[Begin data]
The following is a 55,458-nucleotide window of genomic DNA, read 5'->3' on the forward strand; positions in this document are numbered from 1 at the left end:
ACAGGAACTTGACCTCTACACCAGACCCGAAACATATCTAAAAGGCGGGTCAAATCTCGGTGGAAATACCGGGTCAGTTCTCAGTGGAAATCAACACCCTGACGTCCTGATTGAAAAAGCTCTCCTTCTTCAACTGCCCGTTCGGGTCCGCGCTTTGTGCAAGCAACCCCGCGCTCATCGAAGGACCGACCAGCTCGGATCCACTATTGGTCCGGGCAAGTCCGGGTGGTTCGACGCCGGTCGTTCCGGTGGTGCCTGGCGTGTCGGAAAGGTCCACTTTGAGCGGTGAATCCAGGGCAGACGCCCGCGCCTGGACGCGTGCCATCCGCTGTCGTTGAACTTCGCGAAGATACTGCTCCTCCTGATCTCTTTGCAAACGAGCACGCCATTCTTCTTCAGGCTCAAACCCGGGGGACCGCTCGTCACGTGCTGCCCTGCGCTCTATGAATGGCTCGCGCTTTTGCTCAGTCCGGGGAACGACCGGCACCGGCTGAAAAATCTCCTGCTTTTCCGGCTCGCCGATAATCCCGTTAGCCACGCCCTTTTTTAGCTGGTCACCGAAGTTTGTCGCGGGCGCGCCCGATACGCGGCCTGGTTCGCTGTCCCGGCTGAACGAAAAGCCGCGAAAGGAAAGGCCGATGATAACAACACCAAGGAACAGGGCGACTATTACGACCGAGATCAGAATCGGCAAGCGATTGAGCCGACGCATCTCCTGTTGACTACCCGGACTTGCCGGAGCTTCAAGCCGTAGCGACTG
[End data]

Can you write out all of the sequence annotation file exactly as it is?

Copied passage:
The following is a 55,458-nucleotide window of genomic DNA, read 5'->3' on the forward strand; positions in this document are numbered from 1 at the left end:
ACAGGAACTTGACCTCTACACCAGACCCGAAACATATCTAAAAGGCGGGTCAAATCTCGGTGGAAATACCGGGTCAGTTCTCAGTGGAAATCAACACCCTGACGTCCTGATTGAAAAAGCTCTCCTTCTTCAACTGCCCGTTCGGGTCCGCGCTTTGTGCAAGCAACCCCGCGCTCATCGAAGGACCGACCAGCTCGGATCCACTATTGGTCCGGGCAAGTCCGGGTGGTTCGACGCCGGTCGTTCCGGTGGTGCCTGGCGTGTCGGAAAGGTCCACTTTGAGCGGTGAATCCAGGGCAGACGCCCGCGCCTGGACGCGTGCCATCCGCTGTCGTTGAACTTCGCGAAGATACTGCTCCTCCTGATCTCTTTGCAAACGAGCACGCCATTCTTCTTCAGGCTCAAACCCGGGGGACCGCTCGTCACGTGCTGCCCTGCGCTCTATGAATGGCTCGCGCTTTTGCTCAGTCCGGGGAACGACCGGCACCGGCTGAAAAATCTCCTGCTTTTCCGGCTCGCCGATAATCCCGTTAGCCACGCCCTTTTTTAGCTGGTCACCGAAGTTTGTCGCGGGCGCGCCCGATACGCGGCCTGGTTCGCTGTCCCGGCTGAACGAAAAGCCGCGAAAGGAAAGGCCGATGATAACAACACCAAGGAACAGGGCGACTATTACGACCGAGATCAGAATCGGCAAGCGATTGAGCCGACGCATCTCCTGTTGACTACCCGGACTTGCCGGAGCTTCAAGCCGTAGCGACTG